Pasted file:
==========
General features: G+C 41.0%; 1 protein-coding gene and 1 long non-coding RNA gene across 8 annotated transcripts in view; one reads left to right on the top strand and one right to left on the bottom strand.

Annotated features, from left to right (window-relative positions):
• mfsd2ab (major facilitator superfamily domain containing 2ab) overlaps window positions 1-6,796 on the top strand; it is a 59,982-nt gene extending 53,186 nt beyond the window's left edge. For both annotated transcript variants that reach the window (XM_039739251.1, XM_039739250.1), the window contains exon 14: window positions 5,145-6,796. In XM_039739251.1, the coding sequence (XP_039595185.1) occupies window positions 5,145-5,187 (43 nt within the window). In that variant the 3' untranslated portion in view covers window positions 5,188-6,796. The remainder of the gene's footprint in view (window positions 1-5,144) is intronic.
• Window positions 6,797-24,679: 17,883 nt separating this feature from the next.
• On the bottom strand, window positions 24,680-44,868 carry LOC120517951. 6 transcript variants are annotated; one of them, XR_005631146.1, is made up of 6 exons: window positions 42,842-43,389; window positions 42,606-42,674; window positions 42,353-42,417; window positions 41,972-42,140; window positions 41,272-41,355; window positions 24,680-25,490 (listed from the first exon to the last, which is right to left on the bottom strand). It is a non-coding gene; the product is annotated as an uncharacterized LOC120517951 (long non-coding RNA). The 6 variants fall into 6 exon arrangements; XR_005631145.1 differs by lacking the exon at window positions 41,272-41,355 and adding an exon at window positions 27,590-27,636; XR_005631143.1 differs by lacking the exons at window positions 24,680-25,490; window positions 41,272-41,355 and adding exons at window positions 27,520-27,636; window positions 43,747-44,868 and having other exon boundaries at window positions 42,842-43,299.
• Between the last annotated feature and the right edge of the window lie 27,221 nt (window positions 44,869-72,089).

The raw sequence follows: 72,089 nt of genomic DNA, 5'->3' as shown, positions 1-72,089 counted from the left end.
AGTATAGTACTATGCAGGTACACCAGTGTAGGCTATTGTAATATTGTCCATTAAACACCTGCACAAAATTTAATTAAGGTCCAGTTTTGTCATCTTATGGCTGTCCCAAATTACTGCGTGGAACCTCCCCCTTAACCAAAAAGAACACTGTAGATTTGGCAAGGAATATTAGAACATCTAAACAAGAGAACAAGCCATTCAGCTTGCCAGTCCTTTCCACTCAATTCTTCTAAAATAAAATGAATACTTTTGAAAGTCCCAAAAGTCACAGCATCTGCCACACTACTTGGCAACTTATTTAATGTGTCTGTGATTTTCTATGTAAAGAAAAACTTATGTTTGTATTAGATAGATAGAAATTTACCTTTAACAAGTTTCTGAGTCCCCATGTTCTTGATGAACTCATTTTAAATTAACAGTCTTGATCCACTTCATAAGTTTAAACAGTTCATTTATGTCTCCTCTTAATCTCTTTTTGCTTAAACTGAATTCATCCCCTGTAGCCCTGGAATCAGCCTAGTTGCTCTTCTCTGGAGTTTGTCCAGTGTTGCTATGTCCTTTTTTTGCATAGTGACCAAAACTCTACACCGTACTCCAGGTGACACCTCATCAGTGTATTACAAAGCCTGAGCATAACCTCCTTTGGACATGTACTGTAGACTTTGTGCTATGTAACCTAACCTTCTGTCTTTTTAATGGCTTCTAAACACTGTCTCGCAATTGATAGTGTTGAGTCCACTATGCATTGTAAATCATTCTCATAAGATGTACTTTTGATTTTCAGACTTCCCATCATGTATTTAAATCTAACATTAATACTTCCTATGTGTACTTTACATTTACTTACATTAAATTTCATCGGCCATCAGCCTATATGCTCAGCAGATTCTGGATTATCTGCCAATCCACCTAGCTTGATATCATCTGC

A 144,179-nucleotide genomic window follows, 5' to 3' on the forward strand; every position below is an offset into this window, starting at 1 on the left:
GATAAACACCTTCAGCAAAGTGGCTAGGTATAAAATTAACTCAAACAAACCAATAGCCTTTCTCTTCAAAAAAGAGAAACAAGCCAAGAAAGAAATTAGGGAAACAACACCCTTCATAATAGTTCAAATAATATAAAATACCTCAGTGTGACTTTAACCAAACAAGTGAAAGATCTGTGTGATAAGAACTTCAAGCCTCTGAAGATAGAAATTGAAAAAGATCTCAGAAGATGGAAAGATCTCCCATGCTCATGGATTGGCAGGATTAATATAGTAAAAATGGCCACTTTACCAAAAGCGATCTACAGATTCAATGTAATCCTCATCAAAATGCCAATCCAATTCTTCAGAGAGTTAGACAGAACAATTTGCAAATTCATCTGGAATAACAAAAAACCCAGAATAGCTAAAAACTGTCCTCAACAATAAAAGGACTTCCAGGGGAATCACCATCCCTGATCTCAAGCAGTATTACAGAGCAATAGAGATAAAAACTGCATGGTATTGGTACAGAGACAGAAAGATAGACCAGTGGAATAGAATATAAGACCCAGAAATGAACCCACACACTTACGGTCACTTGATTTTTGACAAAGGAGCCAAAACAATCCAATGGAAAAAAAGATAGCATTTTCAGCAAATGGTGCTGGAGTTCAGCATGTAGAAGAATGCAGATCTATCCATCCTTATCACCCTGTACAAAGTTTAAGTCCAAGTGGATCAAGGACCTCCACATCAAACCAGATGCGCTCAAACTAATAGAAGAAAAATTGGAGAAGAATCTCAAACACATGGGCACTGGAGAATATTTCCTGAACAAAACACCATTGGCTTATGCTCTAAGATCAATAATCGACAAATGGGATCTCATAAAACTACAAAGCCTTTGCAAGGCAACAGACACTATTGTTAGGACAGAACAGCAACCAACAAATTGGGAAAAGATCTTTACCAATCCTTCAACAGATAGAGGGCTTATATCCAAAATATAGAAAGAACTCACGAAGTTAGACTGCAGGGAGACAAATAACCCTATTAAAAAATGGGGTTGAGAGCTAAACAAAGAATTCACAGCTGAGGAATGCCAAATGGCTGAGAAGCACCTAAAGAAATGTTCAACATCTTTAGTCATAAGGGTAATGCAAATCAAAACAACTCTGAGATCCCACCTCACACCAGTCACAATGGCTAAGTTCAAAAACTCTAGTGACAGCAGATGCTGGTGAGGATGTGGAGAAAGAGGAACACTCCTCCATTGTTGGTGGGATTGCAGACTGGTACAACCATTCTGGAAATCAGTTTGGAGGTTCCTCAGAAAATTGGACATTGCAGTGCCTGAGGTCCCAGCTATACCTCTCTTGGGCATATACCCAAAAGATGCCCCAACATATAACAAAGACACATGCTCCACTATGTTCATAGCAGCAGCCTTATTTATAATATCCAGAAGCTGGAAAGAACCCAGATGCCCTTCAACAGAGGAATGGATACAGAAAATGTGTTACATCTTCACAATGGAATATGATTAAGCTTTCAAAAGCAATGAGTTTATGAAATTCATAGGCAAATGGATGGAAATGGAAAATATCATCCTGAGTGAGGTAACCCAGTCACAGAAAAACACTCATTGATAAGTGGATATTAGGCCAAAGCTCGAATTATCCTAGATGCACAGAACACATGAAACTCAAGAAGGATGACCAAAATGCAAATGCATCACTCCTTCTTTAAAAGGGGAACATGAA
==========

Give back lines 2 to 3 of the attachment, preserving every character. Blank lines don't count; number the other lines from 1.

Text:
Annotated features, from left to right (window-relative positions):
• mfsd2ab (major facilitator superfamily domain containing 2ab) overlaps window positions 1-6,796 on the top strand; it is a 59,982-nt gene extending 53,186 nt beyond the window's left edge. For both annotated transcript variants that reach the window (XM_039739251.1, XM_039739250.1), the window contains exon 14: window positions 5,145-6,796. In XM_039739251.1, the coding sequence (XP_039595185.1) occupies window positions 5,145-5,187 (43 nt within the window). In that variant the 3' untranslated portion in view covers window positions 5,188-6,796. The remainder of the gene's footprint in view (window positions 1-5,144) is intronic.